For Banks Selling To The Affluent: Advanced Agents Or Financial Advisors?
After years of trying to sell life insurance to the mass market, banks are now finding success in selling to the emerging affluent and the wealthy. The 2000/2001 Kehrer-LIMRA Bank Life Sales Benchmarking Study confirms that banks are having more success selling life insurance to trust, private banking and commercial customers than to retail customers.
At the same time, banks are debating what is the most effective system for delivering life insurance to emerging affluent and wealthy customers. Should they hire advanced producers? Or should they use an existing system that is already paying for itself–the financial advisors who sell mutual funds and annuities?
At first blush, the data suggest that the advanced agents are the delivery system of choice. The average advanced agent produces $147,052 a year in annual gross sales commission revenue, 18 times the average production of a financial advisor selling life insurance. (The total annual gross production of the average financial advisor, including mutual fund and annuity sales, was $290,940 last year.)
However, choosing to sell insurance through the most productive agents may not be in the banks best interest. Instead, a bank should choose delivery methods that generate the most profit for the size of the banks customer base.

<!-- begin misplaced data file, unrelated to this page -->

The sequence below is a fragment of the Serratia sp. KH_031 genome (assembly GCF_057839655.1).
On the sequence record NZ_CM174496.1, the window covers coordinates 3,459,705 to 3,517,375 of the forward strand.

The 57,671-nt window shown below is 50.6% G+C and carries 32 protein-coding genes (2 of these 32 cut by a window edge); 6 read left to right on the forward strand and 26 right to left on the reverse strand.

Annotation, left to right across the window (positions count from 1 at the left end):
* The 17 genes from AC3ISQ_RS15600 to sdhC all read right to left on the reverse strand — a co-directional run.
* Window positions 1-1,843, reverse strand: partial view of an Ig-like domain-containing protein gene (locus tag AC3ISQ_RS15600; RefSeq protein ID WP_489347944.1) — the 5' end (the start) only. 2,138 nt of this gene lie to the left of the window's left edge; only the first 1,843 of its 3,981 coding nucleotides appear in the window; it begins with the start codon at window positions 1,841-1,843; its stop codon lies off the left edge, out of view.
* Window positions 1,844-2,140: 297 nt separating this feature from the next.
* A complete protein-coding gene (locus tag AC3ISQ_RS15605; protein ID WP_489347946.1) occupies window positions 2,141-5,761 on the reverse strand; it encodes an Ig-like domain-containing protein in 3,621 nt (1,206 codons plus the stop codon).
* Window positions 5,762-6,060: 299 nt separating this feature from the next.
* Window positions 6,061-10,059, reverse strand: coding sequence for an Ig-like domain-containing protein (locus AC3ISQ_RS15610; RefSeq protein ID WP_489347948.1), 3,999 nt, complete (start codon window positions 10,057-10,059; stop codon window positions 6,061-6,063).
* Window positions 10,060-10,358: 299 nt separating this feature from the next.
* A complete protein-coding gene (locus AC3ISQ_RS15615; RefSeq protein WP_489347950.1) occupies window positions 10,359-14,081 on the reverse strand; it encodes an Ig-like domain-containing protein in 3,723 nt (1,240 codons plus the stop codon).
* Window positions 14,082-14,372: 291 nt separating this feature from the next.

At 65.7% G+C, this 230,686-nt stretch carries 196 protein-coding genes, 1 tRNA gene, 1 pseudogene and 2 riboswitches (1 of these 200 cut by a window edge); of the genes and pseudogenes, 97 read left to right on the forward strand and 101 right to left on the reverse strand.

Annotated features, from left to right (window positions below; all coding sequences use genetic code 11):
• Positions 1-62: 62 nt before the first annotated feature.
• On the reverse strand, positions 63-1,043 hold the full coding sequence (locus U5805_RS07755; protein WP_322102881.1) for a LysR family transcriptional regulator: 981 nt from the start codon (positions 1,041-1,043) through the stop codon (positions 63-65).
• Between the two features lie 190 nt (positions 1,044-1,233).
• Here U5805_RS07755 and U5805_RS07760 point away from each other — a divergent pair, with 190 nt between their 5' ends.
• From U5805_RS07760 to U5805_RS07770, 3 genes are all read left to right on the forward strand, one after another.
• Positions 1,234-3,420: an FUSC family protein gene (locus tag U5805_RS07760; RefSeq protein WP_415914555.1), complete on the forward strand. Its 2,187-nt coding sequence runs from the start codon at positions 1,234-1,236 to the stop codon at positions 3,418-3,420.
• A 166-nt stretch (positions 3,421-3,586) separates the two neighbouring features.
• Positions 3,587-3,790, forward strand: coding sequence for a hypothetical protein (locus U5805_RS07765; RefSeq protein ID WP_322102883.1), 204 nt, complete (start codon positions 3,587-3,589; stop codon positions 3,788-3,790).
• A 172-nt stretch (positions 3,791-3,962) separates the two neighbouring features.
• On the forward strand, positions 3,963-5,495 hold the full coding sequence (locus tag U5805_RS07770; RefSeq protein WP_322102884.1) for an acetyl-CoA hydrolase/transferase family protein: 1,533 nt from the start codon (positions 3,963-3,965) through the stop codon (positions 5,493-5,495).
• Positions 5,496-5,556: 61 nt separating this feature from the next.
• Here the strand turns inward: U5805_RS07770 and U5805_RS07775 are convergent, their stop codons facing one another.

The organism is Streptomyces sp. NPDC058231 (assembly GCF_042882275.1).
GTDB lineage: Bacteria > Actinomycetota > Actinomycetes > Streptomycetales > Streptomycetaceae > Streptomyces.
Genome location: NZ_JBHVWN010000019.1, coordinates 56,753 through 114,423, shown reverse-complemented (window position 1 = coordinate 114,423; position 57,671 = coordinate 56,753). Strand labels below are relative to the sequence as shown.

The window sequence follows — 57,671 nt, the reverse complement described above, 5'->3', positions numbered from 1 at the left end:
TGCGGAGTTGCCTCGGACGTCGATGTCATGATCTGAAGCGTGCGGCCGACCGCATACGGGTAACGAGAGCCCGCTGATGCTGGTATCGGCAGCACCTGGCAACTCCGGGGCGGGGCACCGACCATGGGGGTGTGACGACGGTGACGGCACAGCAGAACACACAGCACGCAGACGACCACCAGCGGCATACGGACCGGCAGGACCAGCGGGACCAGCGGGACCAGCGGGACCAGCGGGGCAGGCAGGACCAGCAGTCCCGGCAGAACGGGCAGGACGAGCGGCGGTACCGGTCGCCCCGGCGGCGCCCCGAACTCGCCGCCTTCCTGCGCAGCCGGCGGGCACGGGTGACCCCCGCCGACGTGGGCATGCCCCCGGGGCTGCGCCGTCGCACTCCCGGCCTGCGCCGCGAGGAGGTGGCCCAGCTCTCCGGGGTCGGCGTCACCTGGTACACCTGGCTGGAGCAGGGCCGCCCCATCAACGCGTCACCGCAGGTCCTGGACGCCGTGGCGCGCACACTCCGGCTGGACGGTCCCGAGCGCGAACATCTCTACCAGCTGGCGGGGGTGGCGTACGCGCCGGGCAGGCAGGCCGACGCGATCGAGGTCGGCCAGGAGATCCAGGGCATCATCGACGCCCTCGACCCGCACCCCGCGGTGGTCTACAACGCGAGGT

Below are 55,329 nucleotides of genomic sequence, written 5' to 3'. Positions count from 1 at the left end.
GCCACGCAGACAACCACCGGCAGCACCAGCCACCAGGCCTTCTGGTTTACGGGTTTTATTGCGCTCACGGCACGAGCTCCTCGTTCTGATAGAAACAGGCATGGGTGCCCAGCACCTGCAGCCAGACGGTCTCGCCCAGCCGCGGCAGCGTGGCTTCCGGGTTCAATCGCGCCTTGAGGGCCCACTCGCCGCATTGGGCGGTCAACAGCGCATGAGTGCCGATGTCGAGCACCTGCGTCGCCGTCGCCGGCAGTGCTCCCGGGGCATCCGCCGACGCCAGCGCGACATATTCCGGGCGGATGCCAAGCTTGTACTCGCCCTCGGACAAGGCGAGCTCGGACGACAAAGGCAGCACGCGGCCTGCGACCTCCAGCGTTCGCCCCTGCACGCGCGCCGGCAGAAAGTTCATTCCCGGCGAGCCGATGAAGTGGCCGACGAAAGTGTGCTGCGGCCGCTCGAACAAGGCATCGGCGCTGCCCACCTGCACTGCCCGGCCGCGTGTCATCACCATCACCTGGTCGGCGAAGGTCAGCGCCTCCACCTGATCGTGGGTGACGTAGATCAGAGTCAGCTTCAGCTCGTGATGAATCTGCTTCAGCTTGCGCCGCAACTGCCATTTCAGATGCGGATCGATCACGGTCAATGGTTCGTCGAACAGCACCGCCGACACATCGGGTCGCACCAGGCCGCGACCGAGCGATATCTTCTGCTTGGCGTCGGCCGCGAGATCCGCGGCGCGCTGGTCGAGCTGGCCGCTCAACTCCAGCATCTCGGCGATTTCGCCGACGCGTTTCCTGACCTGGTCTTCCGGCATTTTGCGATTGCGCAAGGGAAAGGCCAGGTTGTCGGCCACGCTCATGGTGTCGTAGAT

Our Bank Life Sales Benchmarking Study examined customer penetration by computing the life revenue produced per bank customer household. It is appropriate to measure the relative success of bank life/health sales by comparing customer penetration because, for the most part, banks and credit unions are trying to capture the insurance business of their existing customers rather than the population at large.
Revenue penetration of customer households also enables us to compare the success of life/health marketing efforts at different size banks, comparing the banks pound for pound, as it were. We would expect, say, Bank One to sell more life insurance than Dime Savings, because Bank One has nine times as many customers. But the Dime might actually have better customer penetration.
Banks that sell life insurance through advanced agents produce $1.18 in new annual life sales revenue per bank customer household, two-thirds more than banks that sell life through financial advisors. But the penetration gap is substantially narrower than the productivity gap. That is because banks have so many more financial advisors than advanced agents.